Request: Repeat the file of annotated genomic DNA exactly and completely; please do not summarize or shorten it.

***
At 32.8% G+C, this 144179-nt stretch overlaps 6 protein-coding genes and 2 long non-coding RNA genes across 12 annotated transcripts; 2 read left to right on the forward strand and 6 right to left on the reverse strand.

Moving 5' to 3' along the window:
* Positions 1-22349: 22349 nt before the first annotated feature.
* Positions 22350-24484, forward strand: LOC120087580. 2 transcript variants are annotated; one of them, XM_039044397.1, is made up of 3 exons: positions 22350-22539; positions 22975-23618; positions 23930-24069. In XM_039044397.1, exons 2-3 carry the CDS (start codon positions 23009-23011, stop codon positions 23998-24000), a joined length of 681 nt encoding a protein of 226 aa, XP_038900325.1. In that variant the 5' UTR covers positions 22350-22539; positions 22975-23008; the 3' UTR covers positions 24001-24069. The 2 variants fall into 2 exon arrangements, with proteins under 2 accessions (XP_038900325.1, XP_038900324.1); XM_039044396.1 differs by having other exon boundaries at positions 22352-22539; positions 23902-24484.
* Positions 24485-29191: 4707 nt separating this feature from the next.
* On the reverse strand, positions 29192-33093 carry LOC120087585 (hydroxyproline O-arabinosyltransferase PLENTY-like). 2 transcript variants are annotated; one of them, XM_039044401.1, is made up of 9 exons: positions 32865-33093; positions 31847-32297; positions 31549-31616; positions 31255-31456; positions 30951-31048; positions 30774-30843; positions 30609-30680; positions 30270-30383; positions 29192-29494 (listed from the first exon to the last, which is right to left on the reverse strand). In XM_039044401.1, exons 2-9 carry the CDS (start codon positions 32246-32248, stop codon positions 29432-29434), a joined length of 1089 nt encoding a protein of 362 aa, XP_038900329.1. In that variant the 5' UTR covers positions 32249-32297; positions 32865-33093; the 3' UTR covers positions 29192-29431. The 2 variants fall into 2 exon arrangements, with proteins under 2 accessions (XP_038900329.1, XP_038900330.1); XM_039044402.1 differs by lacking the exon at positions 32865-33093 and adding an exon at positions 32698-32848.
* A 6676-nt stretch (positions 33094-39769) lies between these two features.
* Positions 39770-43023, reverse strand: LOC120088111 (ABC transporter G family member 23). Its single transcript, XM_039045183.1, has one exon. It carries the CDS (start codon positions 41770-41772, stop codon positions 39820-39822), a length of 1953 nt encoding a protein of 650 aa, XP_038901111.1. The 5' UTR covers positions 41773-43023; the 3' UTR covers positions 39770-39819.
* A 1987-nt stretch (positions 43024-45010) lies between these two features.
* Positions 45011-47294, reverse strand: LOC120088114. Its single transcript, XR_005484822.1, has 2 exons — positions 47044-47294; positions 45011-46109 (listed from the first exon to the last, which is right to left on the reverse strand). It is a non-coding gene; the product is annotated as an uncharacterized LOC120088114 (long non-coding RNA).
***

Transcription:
At 32.8% G+C, this 144179-nt stretch overlaps 6 protein-coding genes and 2 long non-coding RNA genes across 12 annotated transcripts; 2 read left to right on the forward strand and 6 right to left on the reverse strand.

Moving 5' to 3' along the window:
* Positions 1-22349: 22349 nt before the first annotated feature.
* Positions 22350-24484, forward strand: LOC120087580. 2 transcript variants are annotated; one of them, XM_039044397.1, is made up of 3 exons: positions 22350-22539; positions 22975-23618; positions 23930-24069. In XM_039044397.1, exons 2-3 carry the CDS (start codon positions 23009-23011, stop codon positions 23998-24000), a joined length of 681 nt encoding a protein of 226 aa, XP_038900325.1. In that variant the 5' UTR covers positions 22350-22539; positions 22975-23008; the 3' UTR covers positions 24001-24069. The 2 variants fall into 2 exon arrangements, with proteins under 2 accessions (XP_038900325.1, XP_038900324.1); XM_039044396.1 differs by having other exon boundaries at positions 22352-22539; positions 23902-24484.
* Positions 24485-29191: 4707 nt separating this feature from the next.
* On the reverse strand, positions 29192-33093 carry LOC120087585 (hydroxyproline O-arabinosyltransferase PLENTY-like). 2 transcript variants are annotated; one of them, XM_039044401.1, is made up of 9 exons: positions 32865-33093; positions 31847-32297; positions 31549-31616; positions 31255-31456; positions 30951-31048; positions 30774-30843; positions 30609-30680; positions 30270-30383; positions 29192-29494 (listed from the first exon to the last, which is right to left on the reverse strand). In XM_039044401.1, exons 2-9 carry the CDS (start codon positions 32246-32248, stop codon positions 29432-29434), a joined length of 1089 nt encoding a protein of 362 aa, XP_038900329.1. In that variant the 5' UTR covers positions 32249-32297; positions 32865-33093; the 3' UTR covers positions 29192-29431. The 2 variants fall into 2 exon arrangements, with proteins under 2 accessions (XP_038900329.1, XP_038900330.1); XM_039044402.1 differs by lacking the exon at positions 32865-33093 and adding an exon at positions 32698-32848.
* A 6676-nt stretch (positions 33094-39769) lies between these two features.
* Positions 39770-43023, reverse strand: LOC120088111 (ABC transporter G family member 23). Its single transcript, XM_039045183.1, has one exon. It carries the CDS (start codon positions 41770-41772, stop codon positions 39820-39822), a length of 1953 nt encoding a protein of 650 aa, XP_038901111.1. The 5' UTR covers positions 41773-43023; the 3' UTR covers positions 39770-39819.
* A 1987-nt stretch (positions 43024-45010) lies between these two features.
* Positions 45011-47294, reverse strand: LOC120088114. Its single transcript, XR_005484822.1, has 2 exons — positions 47044-47294; positions 45011-46109 (listed from the first exon to the last, which is right to left on the reverse strand). It is a non-coding gene; the product is annotated as an uncharacterized LOC120088114 (long non-coding RNA).